Lise Bissonnette, OQ, journalist, businesswoman and author (born 13 December 1945 in Rouyn, Québec). A graduate of the Université de Montréal, where she studied education science, Bissonnette was the first woman to head one of the oldest daily newpapers published in Canada, Le Devoir. For 11 years, she was chief executive officer of the Grande bibliothèque du Québec, which, under her direction, became the Bibliothèque et Archives nationales du Québec (National Library and Archives of Québec). The author of some 10 works, she has received nine honorary doctorates and earned many prestigious awards, including the Ordre national du Québec (National Order of Québec), the Ordre de la Pléiade, and the French government’s Légion d’honneur.
Education and Early Career
Lise Bissonnette was born in Abitibi to Antonio Bissonnette, who was a shopkeeper in Rouyn, and Victoria Carbonneau. After earning degrees in pedagogy (1965) and education science at the Université de Montréal (1968), she pursued doctoral studies in France (1968–69), first at the Université de Strasbourg and then at the École pratique des hautes études (graduate school for practical training in basic and applied research) in Paris. The focus of her research was systems of higher education.
She interrupted her studies in 1970 to help establish the first office of institutional studies at the Université du Québec à Montréal (UQAM), which itself had just been established the year before. Starting in 1972, she was responsible for coordinating programs in the faculty of arts and later coordinated the teacher training program.
Career in Journalism
In 1974, Bissonnette began her career in journalism at the daily newspaper Le Devoir. She worked as an education columnist (1974–75), parliamentary correspondent in Québec City (1975–76) and Ottawa (1976–78), editorialist and assistant editor-in-chief (1978–80), editor-in-chief (1981–1985), and senior analyst (1985). After a falling out with management, she left Le Devoir in 1986 and became a freelance journalist. She wrote weekly columns for various newspapers and magazines, including Le Soleil and The Globe and Mail. She also wrote for L’Actualité, Montreal Magazine, and Forces magazine, for which she was the guest editor-in-chief in 1988.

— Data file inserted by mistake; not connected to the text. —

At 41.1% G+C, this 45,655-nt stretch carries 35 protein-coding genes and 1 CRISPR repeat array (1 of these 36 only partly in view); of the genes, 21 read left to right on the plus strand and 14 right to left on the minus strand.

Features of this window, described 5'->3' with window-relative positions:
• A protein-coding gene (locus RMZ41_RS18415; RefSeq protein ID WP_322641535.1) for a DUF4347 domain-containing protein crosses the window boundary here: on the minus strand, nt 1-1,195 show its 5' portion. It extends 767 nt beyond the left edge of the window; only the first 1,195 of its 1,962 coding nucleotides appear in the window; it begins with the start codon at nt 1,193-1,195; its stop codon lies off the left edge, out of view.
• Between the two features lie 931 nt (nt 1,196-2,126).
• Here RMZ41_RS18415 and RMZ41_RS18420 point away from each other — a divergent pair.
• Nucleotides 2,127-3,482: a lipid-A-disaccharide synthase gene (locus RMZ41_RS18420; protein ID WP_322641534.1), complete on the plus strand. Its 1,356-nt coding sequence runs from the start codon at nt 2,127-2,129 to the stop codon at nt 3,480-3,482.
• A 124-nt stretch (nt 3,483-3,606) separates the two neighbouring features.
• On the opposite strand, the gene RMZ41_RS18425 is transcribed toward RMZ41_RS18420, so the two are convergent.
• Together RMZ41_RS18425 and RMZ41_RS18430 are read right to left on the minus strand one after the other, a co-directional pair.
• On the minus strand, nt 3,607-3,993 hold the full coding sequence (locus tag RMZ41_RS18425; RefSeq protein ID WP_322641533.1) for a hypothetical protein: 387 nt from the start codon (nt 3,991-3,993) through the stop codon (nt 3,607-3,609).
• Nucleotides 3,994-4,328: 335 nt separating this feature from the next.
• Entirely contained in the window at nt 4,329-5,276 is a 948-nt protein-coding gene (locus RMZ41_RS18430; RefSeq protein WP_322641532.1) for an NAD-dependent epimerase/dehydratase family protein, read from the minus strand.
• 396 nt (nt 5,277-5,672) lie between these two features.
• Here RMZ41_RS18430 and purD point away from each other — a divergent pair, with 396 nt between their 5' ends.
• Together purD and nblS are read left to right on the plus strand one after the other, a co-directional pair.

Publisher of Le Devoir
In June 1990, Bissonnette returned to Le Devoir as editor-in-chief and publisher, becoming the first woman to run the newspaper. Making it her goal to rectify the paper’s financial situation, she administratively and financially restructured Le Devoir and completely changed the paper’s marketing, layout, and editorial content. She placed greater emphasis on arts and culture and adopted a distinctly nationalist direction, while remaining independent of political players.
One of the most memorable moments of this period came in July 1992, when she published her one-syllable editorial, “NO,” in response to a constitutional agreement that paved the way for theCharlottetown Accord. During the 1995 referendum, she took a position in favour of the “Yes” side, making Le Devoir the only newspaper in Canada to openly support Québec sovereignty.
CEO of the Grand Bibliothèque du Québec
Beginning in 1995, Bissonnette participated in discussions on the future of Montréal’s Central Library. In August 1998, she was appointed chief executive officer of the Grande bibliothèque du Québec (GBQ), a newly created institution that she had called for in the pages of Le Devoir. In 2001, the GBQ merged with the Bibliothèque nationale du Québec (BNQ) and, from 2004 on, Bissonnette spearheaded the amalgamation of the BNQ and the Archives nationales du Québec to form the Bibliothèque et Archives nationales du Québec in 2006. Under her direction, the Grande Bibliothèque building opened its doors in Montréal in April 2005. After 11 years at the helm of this major cultural institution, she stepped down in 2009.
That same year, Bissonnette resumed doctoral studies at the Université de Montréal, which she had interrupted in 1970, and undertook research on Maurice Sand with a view to writing a thesis in literature. From May 2011 to December 2012, she was chair of the advisory committee on the future of Montréal’s Olympic Park (see Montréal Olympic Games). From February to September 2013, she was co-chair, with John R. Porter, of a working group on framework legislation for Québec universities. The working group was created following the Sommet sur l’enseignement supérieur (summit on higher education) organized by Pauline Marois’ government (see 2012 Québec Student Strike). She has also chaired UQAM’s board of directors of since March 2013.
Her involvement in education, particularly higher education, has included sitting on the advisory board of the Institute of Intergovernmental Relations at Queen’s University (1979), on the Montréal Committee of the Canadian Organization for Development Through Education (until 1985), on the advisory committee of the University of Alberta’s Centre for Constitutional Studies (1987–89), and on the board of directors of the Institute for Research on Public Policy (1988–90).